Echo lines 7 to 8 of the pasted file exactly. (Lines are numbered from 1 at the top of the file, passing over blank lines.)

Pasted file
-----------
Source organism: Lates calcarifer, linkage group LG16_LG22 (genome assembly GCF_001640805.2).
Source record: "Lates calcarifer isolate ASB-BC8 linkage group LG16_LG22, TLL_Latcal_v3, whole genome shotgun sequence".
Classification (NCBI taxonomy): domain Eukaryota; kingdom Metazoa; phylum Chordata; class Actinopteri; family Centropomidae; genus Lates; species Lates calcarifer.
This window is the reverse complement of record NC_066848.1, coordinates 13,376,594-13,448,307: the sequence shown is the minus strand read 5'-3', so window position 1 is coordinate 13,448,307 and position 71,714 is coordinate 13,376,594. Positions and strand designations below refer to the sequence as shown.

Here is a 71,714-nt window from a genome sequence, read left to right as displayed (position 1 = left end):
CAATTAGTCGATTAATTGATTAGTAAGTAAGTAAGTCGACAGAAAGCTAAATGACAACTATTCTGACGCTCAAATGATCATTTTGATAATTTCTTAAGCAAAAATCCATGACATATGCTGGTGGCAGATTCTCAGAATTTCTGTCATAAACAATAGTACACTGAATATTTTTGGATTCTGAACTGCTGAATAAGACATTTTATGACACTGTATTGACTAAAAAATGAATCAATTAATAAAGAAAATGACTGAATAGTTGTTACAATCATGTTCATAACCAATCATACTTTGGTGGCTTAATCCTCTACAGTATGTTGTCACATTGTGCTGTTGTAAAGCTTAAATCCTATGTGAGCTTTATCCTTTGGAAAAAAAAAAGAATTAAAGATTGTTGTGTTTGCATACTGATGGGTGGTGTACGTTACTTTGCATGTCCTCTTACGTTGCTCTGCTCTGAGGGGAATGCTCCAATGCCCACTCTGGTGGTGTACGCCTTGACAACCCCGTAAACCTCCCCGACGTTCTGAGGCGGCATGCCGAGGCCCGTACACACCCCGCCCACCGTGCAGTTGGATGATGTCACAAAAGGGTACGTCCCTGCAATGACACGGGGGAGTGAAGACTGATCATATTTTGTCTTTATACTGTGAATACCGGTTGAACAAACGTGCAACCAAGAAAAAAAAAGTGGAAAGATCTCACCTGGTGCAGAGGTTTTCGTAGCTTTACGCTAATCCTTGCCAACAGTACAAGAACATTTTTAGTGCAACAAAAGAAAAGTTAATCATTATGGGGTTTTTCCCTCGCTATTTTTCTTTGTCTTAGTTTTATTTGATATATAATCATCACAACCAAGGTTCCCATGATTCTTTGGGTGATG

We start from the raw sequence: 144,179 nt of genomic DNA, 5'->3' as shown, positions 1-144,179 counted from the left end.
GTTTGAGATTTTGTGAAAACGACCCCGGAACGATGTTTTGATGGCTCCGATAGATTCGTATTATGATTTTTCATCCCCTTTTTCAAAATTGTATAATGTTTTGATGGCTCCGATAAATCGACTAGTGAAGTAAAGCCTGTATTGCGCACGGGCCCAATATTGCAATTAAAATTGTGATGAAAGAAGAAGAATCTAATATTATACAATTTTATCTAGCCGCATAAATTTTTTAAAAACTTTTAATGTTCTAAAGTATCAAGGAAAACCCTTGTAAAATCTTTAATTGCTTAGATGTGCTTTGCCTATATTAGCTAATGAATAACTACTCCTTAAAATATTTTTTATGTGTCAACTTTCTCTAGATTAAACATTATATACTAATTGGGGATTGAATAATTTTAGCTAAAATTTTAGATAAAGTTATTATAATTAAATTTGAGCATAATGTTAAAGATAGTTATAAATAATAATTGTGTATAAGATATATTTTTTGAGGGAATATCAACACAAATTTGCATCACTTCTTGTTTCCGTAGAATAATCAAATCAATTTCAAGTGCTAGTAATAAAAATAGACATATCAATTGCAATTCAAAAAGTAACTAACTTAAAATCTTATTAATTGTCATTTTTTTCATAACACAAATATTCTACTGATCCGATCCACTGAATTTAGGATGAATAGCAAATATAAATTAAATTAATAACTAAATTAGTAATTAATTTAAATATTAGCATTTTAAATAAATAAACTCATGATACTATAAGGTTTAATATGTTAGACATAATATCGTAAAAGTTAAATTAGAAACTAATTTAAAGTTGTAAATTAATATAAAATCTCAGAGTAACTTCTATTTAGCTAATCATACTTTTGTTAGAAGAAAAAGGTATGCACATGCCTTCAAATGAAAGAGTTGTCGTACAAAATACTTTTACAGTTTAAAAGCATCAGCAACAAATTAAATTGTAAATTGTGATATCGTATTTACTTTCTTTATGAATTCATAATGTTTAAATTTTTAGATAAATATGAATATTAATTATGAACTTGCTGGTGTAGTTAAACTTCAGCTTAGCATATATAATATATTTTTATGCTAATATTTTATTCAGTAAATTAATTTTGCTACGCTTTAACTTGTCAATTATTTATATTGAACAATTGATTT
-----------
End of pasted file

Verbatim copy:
We start from the raw sequence: 144,179 nt of genomic DNA, 5'->3' as shown, positions 1-144,179 counted from the left end.
GTTTGAGATTTTGTGAAAACGACCCCGGAACGATGTTTTGATGGCTCCGATAGATTCGTATTATGATTTTTCATCCCCTTTTTCAAAATTGTATAATGTTTTGATGGCTCCGATAAATCGACTAGTGAAGTAAAGCCTGTATTGCGCACGGGCCCAATATTGCAATTAAAATTGTGATGAAAGAAGAAGAATCTAATATTATACAATTTTATCTAGCCGCATAAATTTTTTAAAAACTTTTAATGTTCTAAAGTATCAAGGAAAACCCTTGTAAAATCTTTAATTGCTTAGATGTGCTTTGCCTATATTAGCTAATGAATAACTACTCCTTAAAATATTTTTTATGTGTCAACTTTCTCTAGATTAAACATTATATACTAATTGGGGATTGAATAATTTTAGCTAAAATTTTAGATAAAGTTATTATAATTAAATTTGAGCATAATGTTAAAGATAGTTATAAATAATAATTGTGTATAAGATATATTTTTTGAGGGAATATCAACACAAATTTGCATCACTTCTTGTTTCCGTAGAATAATCAAATCAATTTCAAGTGCTAGTAATAAAAATAGACATATCAATTGCAATTCAAAAAGTAACTAACTTAAAATCTTATTAATTGTCATTTTTTTCATAACACAAATATTCTACTGATCCGATCCACTGAATTTAGGATGAATAGCAAATATAAATTAAATTAATAACTAAATTAGTAATTAATTTAAATATTAGCATTTTAAATAAATAAACTCATGATACTATAAGGTTTAATATGTTAGACATAATATCGTAAAAGTTAAATTAGAAACTAATTTAAAGTTGTAAATTAATATAAAATCTCAGAGTAACTTCTATTTAGCTAATCATACTTTTGTTAGAAGAAAAAGGTATGCACATGCCTTCAAATGAAAGAGTTGTCGTACAAAATACTTTTACAGTTTAAAAGCATCAGCAACAAATTAAATTGTAAATTGTGATATCGTATTTACTTTCTTTATGAATTCATAATGTTTAAATTTTTAGATAAATATGAATATTAATTATGAACTTGCTGGTGTAGTTAAACTTCAGCTTAGCATATATAATATATTTTTATGCTAATATTTTATTCAGTAAATTAATTTTGCTACGCTTTAACTTGTCAATTATTTATATTGAACAATTGATTT